29 May 2003

Saudi Arabia, Morocco Arrest Attack 'Masterminds'
Wednesday said they had arrested the alleged masterminds of bombings earlier this month that killed 77 people and sparked fresh fears al Qaeda had regrouped for more attacks.

Saudi Arabia said five people wanted in the May 12 bombings of three expatriate housing compounds in Riyadh were arrested in the Muslim holy city of Medina.

"We believe that one of them is a main mastermind of the blasts," a Saudi source told Reuters without giving further details.

The daily Okaz reported the five were arrested at an Internet cafe and the alleged mastermind was a Saudi who was among 19 men wanted by authorities on terrorism charges after a shoot-out with police in the capital this month.

After the Bali bombing (despite the prime minister's brief effort to revive the Howard doctrine of Australia as deputy sheriff) the Indonesian and Australian police launched a conventional criminal investigation. The alleged bombers are now on trial. Apparently the Moroccan and Saudi police are having similar success.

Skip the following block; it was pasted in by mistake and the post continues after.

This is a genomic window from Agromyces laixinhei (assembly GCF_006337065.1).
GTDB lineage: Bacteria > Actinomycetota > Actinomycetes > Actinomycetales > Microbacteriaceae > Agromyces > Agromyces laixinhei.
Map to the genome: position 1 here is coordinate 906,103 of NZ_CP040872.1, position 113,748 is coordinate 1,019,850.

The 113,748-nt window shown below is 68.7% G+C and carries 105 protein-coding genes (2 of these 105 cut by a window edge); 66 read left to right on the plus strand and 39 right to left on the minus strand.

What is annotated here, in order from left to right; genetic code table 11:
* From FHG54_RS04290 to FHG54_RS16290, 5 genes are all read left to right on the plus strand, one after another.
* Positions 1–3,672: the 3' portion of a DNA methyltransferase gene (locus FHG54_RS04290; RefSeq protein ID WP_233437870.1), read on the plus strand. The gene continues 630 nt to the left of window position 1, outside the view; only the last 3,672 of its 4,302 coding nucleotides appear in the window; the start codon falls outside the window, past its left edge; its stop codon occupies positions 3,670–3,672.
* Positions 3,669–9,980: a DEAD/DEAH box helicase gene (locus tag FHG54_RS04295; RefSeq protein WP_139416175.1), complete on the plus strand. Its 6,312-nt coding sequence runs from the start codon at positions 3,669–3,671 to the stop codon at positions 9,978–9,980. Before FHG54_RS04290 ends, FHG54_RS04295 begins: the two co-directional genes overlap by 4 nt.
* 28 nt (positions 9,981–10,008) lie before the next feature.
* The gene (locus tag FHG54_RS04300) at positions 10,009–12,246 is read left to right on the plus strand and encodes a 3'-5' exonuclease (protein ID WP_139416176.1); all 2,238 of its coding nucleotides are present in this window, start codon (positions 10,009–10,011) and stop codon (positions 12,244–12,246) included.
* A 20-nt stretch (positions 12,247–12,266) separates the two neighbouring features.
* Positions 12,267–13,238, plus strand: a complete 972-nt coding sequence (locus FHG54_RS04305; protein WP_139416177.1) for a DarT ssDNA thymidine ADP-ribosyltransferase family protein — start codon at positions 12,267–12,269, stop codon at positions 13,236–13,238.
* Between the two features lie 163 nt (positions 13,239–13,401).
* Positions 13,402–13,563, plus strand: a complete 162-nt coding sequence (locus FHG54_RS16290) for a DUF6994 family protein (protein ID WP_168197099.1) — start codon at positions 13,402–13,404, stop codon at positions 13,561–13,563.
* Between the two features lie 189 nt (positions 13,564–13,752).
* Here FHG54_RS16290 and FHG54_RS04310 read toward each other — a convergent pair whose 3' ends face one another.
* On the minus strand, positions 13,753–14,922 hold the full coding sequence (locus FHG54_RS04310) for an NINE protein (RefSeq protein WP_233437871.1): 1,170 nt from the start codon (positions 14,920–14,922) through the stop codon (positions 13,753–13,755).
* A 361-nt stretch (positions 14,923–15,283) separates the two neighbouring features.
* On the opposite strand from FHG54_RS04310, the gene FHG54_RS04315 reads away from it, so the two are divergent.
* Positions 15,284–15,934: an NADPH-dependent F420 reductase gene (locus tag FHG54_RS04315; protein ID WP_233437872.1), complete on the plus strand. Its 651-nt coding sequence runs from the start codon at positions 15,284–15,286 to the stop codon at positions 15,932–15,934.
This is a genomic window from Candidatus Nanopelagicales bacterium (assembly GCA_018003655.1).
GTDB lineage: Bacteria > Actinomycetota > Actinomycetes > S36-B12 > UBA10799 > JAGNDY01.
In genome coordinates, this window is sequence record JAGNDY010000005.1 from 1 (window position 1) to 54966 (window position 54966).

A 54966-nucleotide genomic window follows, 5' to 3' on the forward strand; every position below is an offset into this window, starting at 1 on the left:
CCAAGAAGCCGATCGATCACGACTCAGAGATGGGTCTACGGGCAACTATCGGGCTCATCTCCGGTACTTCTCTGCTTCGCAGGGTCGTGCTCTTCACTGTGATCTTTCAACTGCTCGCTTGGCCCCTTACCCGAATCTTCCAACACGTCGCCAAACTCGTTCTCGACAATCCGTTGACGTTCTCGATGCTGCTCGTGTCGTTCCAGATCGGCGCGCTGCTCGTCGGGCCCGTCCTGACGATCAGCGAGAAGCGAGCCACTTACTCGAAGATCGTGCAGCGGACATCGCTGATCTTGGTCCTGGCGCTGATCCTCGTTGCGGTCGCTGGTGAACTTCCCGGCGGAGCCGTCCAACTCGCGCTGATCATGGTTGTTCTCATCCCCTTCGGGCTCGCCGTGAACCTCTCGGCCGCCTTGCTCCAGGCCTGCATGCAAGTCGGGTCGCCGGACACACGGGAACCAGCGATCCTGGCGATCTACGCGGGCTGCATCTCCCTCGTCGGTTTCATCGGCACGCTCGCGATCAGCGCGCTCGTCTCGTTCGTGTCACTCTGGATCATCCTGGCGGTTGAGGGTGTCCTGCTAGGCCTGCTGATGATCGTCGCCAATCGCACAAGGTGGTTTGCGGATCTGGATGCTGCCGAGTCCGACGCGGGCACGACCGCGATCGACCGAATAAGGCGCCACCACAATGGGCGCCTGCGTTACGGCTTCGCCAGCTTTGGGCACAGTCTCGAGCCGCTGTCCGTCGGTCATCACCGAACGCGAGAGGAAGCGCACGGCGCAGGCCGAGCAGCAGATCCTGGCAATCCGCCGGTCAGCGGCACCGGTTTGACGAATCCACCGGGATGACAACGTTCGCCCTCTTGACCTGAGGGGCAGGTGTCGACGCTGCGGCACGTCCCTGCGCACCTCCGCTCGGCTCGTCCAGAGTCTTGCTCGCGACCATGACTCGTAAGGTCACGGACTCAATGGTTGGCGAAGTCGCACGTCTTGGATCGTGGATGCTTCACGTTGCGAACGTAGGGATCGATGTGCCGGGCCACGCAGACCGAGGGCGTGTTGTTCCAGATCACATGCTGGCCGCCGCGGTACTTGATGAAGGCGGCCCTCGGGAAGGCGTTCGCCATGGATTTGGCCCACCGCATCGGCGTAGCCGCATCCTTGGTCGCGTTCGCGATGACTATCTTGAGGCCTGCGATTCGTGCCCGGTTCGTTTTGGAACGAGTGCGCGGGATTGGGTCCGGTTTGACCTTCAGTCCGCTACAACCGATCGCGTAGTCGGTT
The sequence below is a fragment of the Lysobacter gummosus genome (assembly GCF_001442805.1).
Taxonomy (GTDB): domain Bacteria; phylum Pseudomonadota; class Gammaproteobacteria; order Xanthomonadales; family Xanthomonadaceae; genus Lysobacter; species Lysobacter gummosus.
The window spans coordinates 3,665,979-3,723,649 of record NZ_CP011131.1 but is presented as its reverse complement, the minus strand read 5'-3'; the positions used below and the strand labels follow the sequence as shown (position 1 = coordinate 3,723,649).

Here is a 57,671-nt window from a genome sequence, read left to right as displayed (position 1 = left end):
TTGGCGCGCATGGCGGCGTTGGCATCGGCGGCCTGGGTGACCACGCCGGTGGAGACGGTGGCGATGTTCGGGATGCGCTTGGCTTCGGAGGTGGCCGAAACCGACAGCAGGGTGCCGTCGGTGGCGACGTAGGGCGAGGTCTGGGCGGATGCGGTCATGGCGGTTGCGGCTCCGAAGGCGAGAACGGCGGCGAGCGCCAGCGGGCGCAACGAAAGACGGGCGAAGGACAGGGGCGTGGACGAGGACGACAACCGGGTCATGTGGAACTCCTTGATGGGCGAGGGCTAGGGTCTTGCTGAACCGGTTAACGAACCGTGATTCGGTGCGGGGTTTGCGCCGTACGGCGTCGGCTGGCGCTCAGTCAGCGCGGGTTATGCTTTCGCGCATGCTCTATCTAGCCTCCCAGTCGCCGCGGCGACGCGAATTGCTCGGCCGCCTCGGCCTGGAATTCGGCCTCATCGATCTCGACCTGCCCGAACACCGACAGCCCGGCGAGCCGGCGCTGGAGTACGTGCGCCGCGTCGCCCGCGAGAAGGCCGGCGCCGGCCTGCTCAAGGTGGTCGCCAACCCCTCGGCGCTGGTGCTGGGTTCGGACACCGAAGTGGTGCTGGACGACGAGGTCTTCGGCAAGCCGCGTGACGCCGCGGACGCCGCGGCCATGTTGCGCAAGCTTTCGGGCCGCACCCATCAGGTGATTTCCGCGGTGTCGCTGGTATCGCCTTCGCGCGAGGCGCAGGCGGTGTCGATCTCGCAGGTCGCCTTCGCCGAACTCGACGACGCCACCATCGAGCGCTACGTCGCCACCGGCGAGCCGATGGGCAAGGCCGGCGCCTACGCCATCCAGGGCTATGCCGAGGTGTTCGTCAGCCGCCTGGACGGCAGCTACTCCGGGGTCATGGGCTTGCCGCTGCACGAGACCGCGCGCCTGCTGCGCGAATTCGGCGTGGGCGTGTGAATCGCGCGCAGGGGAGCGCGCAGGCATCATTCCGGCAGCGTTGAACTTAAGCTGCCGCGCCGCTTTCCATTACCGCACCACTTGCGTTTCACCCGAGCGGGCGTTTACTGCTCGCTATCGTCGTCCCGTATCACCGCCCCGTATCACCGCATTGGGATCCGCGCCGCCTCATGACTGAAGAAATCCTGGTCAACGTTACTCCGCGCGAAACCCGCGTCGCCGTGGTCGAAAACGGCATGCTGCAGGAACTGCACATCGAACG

A War on Terror allows lots of photo ops and lots of chances to demonise political opponents. Somehow I get the feeling that conventional police work would give a lot less legroom for political manipulation. Admitting that 11 September was a police, security and intelligence failure would also point the spotlight right back at those responsible for predicting and preventing terrorist attacks.

The Amnesty annual report argues that the War on Terror, by making national security the sole test of any governmental action, has significantly reduced human rights.

Human rights activists continue to face new challenges. The war on Iraq has dominated the international agenda, diverting attention from other vital human rights issues. "Forgotten" conflicts have taken a heavy toll on human rights and human lives ? in C�te d'Ivoire, Colombia, Burundi, Chechnya and Nepal.

"Iraq and Israel and the Occupied Territories are in the news ? Ituri in the Democratic Republic of Congo is not, despite the imminent threat of genocide, said Irene Khan, Amnesty International's Secretary General. "Drawing attention to 'hidden' crises, protecting the rights of the 'forgotten victims' is the biggest challenge we face today."

Governments have spent billions to strengthen national security and the "war on terror". Yet for millions of people, the real sources of insecurity are corruption, repression, discrimination, extreme poverty and preventable diseases.

I wonder why we're conducting a big-W War and not a conventional criminal investigation?

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